'I ignored my children to play video games'
"If I wasn't gaming, I was thinking about gaming".
Sean - not his real name - has told the BBC's Victoria Derbyshire programme about how gaming addiction took over his life to the point where he lost his family and his job.
Matthew Preece, a senior therapist at the UK Addiction Treatment group (Ukat), says there has been a "significant" increase in the number of people seeking treatment.
The group, which has traditionally treated people for alcohol, drug and gambling problems, says that it has seen the number of people wanting help with gaming addiction rise year-on-year from four in 2014 to 22 in 2018.
'It consumed me'
Sean was one person who became addicted.
He was hooked on first-person shooter games - on one occasion spending a solid 48 hours in front of his computer.
"It just consumed me. At my absolute worst, I was gaming all day, every day," he recalls.
"My children were like an inconvenience because they wanted my time, and I wasn't able to give them my time and my love.
"I remember shouting at my partner, telling the children to go away."
The worse things became with Sean's family, the more he retreated into gaming.
"I was being late into work, and it consumed my life to the point where I lost my job," he explains.
"And I lost my family, my home - everything."
Sean knew he had to change, and eventually checked into rehab - spending a month in treatment.
He has relapsed a few times since, but says he has been on track for the last 14 months.
The urge to play, he explains, "never goes away".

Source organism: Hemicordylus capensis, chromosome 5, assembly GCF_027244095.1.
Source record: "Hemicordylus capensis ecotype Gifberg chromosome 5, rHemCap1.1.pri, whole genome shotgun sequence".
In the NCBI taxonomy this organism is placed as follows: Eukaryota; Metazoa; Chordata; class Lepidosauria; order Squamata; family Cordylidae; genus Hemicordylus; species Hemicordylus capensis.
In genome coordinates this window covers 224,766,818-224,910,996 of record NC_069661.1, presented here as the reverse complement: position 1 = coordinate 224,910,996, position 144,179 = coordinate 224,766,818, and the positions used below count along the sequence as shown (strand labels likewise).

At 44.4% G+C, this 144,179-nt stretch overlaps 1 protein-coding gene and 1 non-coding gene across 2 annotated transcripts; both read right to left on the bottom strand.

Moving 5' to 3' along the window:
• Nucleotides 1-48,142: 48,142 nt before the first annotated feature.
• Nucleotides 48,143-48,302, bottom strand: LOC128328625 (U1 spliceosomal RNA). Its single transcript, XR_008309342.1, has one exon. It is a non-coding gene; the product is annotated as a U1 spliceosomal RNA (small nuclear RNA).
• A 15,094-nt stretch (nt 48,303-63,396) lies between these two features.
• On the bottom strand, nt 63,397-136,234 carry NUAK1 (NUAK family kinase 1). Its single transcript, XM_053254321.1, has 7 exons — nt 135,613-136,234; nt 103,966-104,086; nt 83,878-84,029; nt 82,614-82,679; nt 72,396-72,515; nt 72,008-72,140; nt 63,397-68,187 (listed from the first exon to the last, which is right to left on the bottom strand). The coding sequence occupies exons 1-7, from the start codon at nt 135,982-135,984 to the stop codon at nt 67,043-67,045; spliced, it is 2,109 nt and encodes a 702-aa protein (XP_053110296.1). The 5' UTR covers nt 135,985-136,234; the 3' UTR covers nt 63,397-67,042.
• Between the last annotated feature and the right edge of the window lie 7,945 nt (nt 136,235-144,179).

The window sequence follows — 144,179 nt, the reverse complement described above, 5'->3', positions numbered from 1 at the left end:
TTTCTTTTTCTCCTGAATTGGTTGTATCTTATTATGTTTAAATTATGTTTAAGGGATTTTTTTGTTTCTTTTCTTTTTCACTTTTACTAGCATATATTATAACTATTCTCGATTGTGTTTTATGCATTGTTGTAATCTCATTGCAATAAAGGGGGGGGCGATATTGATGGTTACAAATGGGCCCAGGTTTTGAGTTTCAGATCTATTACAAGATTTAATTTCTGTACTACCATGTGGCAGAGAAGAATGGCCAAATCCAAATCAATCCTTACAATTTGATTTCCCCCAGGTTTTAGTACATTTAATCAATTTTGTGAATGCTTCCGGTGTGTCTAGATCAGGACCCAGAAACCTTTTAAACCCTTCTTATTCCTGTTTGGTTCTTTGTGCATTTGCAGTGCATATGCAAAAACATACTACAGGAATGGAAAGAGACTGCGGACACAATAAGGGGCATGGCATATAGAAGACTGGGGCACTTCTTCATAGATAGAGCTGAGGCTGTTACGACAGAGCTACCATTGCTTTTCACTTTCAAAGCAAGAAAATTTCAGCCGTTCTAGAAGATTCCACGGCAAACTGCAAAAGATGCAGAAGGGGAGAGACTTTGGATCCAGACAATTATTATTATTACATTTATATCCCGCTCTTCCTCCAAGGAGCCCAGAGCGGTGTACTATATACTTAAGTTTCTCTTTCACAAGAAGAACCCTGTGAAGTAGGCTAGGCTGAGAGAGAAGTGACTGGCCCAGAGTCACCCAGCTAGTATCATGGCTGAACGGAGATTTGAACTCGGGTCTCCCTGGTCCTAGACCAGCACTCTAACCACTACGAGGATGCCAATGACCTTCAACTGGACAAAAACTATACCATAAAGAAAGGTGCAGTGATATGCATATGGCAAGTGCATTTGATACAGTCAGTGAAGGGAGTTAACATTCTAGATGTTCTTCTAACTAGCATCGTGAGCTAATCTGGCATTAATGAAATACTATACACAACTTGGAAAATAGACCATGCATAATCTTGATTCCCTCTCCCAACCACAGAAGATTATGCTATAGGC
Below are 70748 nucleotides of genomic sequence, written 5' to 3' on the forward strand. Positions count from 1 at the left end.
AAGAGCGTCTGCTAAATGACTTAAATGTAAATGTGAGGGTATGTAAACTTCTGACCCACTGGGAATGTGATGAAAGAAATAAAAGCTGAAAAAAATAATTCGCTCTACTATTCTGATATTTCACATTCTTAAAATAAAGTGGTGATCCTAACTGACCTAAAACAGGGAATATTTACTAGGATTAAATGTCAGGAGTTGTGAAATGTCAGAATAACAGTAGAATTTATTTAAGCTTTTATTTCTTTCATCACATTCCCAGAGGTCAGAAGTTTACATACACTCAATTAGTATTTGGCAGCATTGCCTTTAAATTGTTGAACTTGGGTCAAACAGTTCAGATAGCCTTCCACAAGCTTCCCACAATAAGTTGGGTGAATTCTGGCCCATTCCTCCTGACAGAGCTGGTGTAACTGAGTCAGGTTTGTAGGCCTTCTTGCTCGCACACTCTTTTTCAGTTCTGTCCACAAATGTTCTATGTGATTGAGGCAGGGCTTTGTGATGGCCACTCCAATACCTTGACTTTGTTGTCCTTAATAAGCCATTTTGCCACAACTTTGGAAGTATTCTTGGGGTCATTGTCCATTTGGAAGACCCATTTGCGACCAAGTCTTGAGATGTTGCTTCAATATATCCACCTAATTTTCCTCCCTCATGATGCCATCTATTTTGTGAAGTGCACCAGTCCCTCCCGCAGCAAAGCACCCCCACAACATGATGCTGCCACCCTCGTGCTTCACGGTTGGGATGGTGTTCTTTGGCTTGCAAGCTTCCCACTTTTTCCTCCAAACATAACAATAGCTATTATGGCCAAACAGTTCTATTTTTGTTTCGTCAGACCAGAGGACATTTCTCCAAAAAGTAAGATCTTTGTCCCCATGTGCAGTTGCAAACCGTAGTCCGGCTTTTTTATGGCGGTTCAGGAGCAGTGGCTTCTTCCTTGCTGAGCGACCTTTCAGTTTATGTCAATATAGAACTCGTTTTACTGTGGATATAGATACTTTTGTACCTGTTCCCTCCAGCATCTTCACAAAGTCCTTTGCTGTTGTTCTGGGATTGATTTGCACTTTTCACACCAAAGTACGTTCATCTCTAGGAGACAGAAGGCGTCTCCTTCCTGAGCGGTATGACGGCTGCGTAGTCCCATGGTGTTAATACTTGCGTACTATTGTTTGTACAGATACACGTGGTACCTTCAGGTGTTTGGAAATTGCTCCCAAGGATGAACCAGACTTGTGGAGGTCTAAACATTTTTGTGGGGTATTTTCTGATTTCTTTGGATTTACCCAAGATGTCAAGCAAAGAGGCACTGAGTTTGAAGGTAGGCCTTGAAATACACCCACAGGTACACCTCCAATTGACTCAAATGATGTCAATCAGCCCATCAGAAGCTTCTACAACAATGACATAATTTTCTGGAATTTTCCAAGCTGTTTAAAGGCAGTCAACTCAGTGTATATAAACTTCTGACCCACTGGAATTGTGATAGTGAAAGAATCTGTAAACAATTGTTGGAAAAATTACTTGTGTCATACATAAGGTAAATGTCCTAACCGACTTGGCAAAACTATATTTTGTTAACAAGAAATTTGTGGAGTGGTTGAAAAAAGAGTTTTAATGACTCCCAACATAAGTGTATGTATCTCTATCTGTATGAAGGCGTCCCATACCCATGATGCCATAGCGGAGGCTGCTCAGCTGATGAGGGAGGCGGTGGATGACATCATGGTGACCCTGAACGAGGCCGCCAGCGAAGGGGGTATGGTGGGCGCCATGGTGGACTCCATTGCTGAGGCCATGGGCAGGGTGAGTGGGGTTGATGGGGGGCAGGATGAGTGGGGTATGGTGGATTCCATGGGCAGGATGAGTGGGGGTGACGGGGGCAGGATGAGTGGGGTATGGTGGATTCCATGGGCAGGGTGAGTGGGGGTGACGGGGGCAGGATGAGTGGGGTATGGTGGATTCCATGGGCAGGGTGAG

"All I can do is make plans a day at a time, and right now everything is OK."
Experts say that spending hours playing video games in itself is not a problem, but that it can become one when it gets in the way of life - with negative consequences.
Last year, gaming addiction was listed as a mental health condition for the first time by the World Health Organization.
On the NHS, there is not currently any specialised treatment for gaming disorder.
Plans to run a pilot NHS gaming clinic in London have been delayed by ethics approval. Central and North West London Foundation Trust said it was hopeful that the plans would resume in future.
Ukat says that an increasing number of people are turning to the private sector for help with gaming.
Mr Preece believes the accessibility of games on tablets and mobile phones is a major driving force.
Several other treatment providers have also told the Victoria Derbyshire programme they have seen a rise in cases of gaming addiction.
Harley Street addiction therapist Adam Cox says he now typically sees several individuals each month.
One of his clients, 18-year-old Liliana - not her real name - told him that playing online video games on her phone had taken over her life since she began six months ago.
She described feeling "embarrassed and ashamed", having isolated herself from friends and family to stay in her bedroom.
"Most days I'll be really tired from staying up late on the game," she said.
"And because I'm tired, I'll be in a very bad mood, and I won't be able to concentrate.
"I'm hoping I won't have to rely on games to feel good about myself, and use the time I'm losing to do something productive."
During her session, Mr Cox told Liliana that her addiction was likely to stem from the lack of "challenge and relaxation" in the rest of her life.
And he asked her to take an important step and delete the games, so that she has to go through a longer process to reinstall them should she be tempted.
Three weeks later, she said she had not played the games.
Instead, she had been practising some of the techniques that Mr Cox taught her, like thinking about what experiences away from gaming she was missing out on.
"I just feel like I don't need to waste my time, and there is lots of stuff I can be doing," she said.